Seeking the Breaking Point: Violence and Justice in Canada
For more than fifteen years, I have been working on issues of violence in Indigenous communities in BC. I have become familiar with the state of the justice system in Canada, with its huge over-representation of Indigenous people in detention centres and an accompanying lack of concern for those of us who are victims of violent crime.
It is a norm in Canada to view Indigenous people as criminals, as inherently violent, rather than as human beings worthy of the same protection from violence afforded to other citizens. This should no longer be surprising to me, but some days, the truth seems harder to bear than others.
Take today, for example. While wasting time on Facebook, I saw a link to an article about the start of this year’s Walk4Justice, a march from Vancouver to Ottawa to raise awareness about violence against Indigenous women. I am familiar with the facts of the high rates of violence against us and the over 700 girls and women who have gone missing from our communities, including the recent disappearance of Angeline Eileen Pete from North Vancouver.
Half way through the article, I read the word “beheaded” and burst into tears, turning my face away from the screen. Apparently, I have reached a breaking point for my ability to hold these truths, as the years and generations of loss pile up on me. I wonder how is it that these ongoing losses, constant deaths, and unrelenting assaults, continue day after day without it being deemed a crisis. And why aren’t First Nations leaders negotiating for a fundamental shift in approaches to ensure Indigenous girls’ and women’s safety, along with our economic development, resource use and treaties? Yes, National Chief Shawn A-in-chut Atleo, I am talking to you.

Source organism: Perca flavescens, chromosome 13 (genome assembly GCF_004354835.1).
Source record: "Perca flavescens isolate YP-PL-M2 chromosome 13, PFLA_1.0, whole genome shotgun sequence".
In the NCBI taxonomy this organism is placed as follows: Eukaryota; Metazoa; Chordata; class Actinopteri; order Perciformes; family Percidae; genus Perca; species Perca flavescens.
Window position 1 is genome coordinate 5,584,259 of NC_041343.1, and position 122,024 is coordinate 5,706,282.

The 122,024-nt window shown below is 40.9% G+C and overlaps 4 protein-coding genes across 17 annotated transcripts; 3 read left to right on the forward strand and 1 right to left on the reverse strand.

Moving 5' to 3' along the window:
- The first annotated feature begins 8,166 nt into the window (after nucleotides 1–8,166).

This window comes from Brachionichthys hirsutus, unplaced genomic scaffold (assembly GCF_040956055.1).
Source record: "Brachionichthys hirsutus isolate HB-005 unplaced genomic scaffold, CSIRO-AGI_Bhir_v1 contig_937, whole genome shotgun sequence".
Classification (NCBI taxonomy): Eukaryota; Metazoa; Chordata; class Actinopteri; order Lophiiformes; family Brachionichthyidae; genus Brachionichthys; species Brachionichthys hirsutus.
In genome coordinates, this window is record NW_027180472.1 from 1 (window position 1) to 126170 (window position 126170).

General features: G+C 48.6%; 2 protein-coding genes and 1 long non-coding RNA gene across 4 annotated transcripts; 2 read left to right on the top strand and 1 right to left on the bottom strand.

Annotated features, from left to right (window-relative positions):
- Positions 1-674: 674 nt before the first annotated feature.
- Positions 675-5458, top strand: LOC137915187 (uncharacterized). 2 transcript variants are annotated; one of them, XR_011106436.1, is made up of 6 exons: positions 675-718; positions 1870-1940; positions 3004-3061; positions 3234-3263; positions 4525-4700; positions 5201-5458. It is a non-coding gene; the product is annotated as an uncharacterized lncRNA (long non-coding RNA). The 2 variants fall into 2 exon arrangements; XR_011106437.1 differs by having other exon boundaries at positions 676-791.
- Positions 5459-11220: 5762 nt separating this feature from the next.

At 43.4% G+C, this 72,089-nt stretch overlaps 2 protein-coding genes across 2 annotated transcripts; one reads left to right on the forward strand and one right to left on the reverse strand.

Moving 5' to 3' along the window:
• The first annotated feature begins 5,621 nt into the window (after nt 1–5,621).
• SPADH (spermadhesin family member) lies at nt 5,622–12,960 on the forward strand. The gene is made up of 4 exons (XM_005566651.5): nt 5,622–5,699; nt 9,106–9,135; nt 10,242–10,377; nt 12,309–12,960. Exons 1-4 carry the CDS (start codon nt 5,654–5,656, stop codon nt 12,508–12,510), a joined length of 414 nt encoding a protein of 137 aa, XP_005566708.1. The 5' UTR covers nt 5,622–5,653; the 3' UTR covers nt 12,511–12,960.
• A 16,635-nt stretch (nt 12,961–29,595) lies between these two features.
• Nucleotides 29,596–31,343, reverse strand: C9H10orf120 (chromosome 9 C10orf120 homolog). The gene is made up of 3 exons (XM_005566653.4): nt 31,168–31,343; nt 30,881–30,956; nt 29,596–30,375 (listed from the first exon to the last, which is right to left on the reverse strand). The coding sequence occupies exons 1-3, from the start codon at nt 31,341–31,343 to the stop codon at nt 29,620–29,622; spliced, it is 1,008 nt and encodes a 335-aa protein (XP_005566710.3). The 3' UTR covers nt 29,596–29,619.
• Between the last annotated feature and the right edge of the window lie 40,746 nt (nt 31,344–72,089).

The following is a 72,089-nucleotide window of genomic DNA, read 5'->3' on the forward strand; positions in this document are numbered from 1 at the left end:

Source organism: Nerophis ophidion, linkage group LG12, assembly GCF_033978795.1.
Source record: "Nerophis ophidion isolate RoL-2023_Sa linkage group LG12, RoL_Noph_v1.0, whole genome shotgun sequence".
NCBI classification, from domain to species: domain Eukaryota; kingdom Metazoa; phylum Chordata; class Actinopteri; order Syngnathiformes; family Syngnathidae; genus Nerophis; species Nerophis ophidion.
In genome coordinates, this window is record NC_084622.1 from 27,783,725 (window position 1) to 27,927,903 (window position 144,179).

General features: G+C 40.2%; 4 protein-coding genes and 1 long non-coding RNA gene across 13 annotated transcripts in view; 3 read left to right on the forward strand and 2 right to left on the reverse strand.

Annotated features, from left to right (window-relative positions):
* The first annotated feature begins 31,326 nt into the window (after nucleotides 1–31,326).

Where are these ongoing violations in your list of priorities? Women and girls are not just “disappearing” from our communities into some unknown non-space. They are somewhere. They are being made to disappear by individuals acting within a system that has been designed to facilitate our demise.
A few minutes later, I go back online to see if the Walk4Justice has received any media coverage from CBC, and, in the process of discovering there was no coverage, I come across an article about a hearing taking place in northern BC. Last year, some cops covered themselves in face paint and camouflage, drove out to a remote hunting ground and shot a Gitxsan man in the back who had failed to show up for a court date.
Today, the man’s family heard that the man was likely unarmed, holding a rake rather than a gun. The police might have assumed he would be holding a hunting rifle, seeing as they sought him out at place he specifically used for hunting. Did they drive out there assuming he would be armed, wanting to hunt him down as they would an animal? The ‘undertones’ of racism are hardly undertones — they are overt, systemic and endemic to the way justice is structured in this country. What will it take for the system to be acknowledged as part of the problem, serving to normalize violence against Indigenous people, while locking us up at ever-growing rates?
As I continue to harden myself in order to face the ongoing state of assault in our communities, I can only hope more and more people will start to be moved by these losses, rather than experience them as unexceptional, normal, as just another day in Canada.